ANZ Bank Tips House Price Rise | Kanebridge News
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ANZ Bank Tips House Price Rise

A predicted 17% rise this year could lock out first-home buyers.

By Terry Christodoulou
Thu, Mar 25, 2021 11:34amGrey Clock < 1 min

Australian housing prices are set to rise 17% in 2021 across capital cities according to ANZ economists.

Sydney and Perth housing prices are predicted to rise by 19% in 2021, with Hobart (18%), Melbourne and Brisbane (16%) and Adelaide (13%), following on.

ANZ reported that property prices rose a rapid 9% in the month of February, accelerating sharply from the 0.5– 0.6% gains over the previous three months.

The latest figures are a stark difference from the forecast 9% national rise for 2021 previously predicted by the bank.

ANZ senior economist Felicity Emmett said she expected the Australian Prudential Regulation Authority (APRA) would then introduce macroprudential measures later in the year to slow house price growth to 6% in 2022.

The new forecast figures comes as the red-hot property market continues to surge amid ultra-low interest rates, the likelihood that rates will stay low and pent-up demand following last year’s lockdown measures.

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House values continued to fall last month, but the pace of decline has slowed, CoreLogic reports.

In signs that the RBA’s aggressive approach to monetary policy is making an impact, CoreLogic’s Home Value Index reveals national dwelling values fell -1.0 percent in November, marking the smallest monthly decline since June.

The drop represents a -7.0 percent decline – or about $53,400 –  since the peak value recorded in April 2022. Research director at CoreLogic, Tim Lawless, said the Sydney and Melbourne markets are leading the way, with the capital cities experiencing the most significant falls. But it’s not all bad news for homeowners.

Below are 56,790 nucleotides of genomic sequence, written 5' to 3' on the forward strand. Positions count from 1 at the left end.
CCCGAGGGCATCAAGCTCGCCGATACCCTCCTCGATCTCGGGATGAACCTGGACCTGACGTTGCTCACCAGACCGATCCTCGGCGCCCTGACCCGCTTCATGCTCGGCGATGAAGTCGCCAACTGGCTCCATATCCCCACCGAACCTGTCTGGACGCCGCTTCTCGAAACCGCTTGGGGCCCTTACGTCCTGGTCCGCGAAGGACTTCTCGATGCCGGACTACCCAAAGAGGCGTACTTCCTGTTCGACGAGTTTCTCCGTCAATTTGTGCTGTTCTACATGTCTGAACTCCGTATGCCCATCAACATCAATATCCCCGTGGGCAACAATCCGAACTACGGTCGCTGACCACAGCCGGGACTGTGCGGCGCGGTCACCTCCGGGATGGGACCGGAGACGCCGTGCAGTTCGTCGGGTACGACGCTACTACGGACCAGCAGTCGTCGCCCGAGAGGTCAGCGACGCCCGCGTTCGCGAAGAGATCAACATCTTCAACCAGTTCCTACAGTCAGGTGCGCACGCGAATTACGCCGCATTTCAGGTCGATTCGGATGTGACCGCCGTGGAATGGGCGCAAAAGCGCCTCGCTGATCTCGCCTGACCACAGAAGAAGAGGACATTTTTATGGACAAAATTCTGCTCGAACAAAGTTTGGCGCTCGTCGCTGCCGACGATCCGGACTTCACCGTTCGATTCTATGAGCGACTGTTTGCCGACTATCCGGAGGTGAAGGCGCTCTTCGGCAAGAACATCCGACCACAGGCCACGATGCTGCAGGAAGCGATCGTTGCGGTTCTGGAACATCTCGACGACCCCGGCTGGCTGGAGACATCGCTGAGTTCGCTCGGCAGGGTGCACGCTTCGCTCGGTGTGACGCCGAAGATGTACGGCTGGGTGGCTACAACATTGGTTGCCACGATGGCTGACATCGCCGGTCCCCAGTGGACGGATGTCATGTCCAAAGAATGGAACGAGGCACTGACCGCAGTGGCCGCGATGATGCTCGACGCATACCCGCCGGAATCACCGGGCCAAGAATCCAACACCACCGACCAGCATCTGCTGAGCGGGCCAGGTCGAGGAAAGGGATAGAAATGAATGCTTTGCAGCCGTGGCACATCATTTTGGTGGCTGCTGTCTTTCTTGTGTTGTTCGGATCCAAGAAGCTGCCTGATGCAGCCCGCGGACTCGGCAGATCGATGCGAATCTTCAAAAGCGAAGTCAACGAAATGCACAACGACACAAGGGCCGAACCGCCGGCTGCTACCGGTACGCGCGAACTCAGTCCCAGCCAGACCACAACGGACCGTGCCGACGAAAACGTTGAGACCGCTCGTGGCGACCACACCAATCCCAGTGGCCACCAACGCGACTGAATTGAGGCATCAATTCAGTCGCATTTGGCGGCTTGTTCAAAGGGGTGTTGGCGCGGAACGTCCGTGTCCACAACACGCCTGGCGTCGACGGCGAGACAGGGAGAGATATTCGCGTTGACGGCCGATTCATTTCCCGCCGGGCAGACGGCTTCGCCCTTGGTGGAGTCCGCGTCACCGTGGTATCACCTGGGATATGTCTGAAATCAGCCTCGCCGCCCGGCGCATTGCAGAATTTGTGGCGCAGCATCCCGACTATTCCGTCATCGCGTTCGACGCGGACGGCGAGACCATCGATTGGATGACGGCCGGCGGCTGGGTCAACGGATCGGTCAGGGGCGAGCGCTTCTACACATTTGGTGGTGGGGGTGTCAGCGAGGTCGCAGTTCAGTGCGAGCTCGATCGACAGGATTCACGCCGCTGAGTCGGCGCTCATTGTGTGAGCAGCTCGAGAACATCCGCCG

“Three months ago, Sydney housing values were falling at the monthly rate of -2.3 percent,” he said. “That has now reduced by a full percentage point to a decline of -1.3 percent in November.  In July, Melbourne home values were down -1.5 percent over the month, with the monthly decline almost halving last month to -0.8%.”

The rate of decline has also slowed in the smaller capitals, he said.  

“Potentially we are seeing the initial uncertainty around buying in a higher interest rate environment wearing off, while persistently low advertised stock levels have likely contributed to this trend towards smaller value falls,” Mr Lawless said. “However, it’s fair to say housing risk remains skewed to the downside while interest rates are still rising and household balance sheets become more thinly stretched.” 

The RBA has raised the cash rate from 0.10 in April  to 2.85 in November. The board is due to meet again next week, with most experts still predicting a further increase in the cash rate of 25 basis points despite the fall in house values.

Mr Lawless said if interest rates continue to increase, there is potential for declines to ‘reaccelerate’.

“Next year will be a particular test of serviceability and housing market stability, as the record-low fixed rate terms secured in 2021 start to expire,” Mr Lawless said.

Statistics released by the Australian Bureau of Statistics this week also reveal a slowdown in the rate of inflation last month, as higher mortgage repayments and cost of living pressures bite into household budgets.

However, ABS data reveals ongoing labour shortages and high levels of construction continues to fuel higher prices for new housing, although the rate of price growth eased in September and October. 

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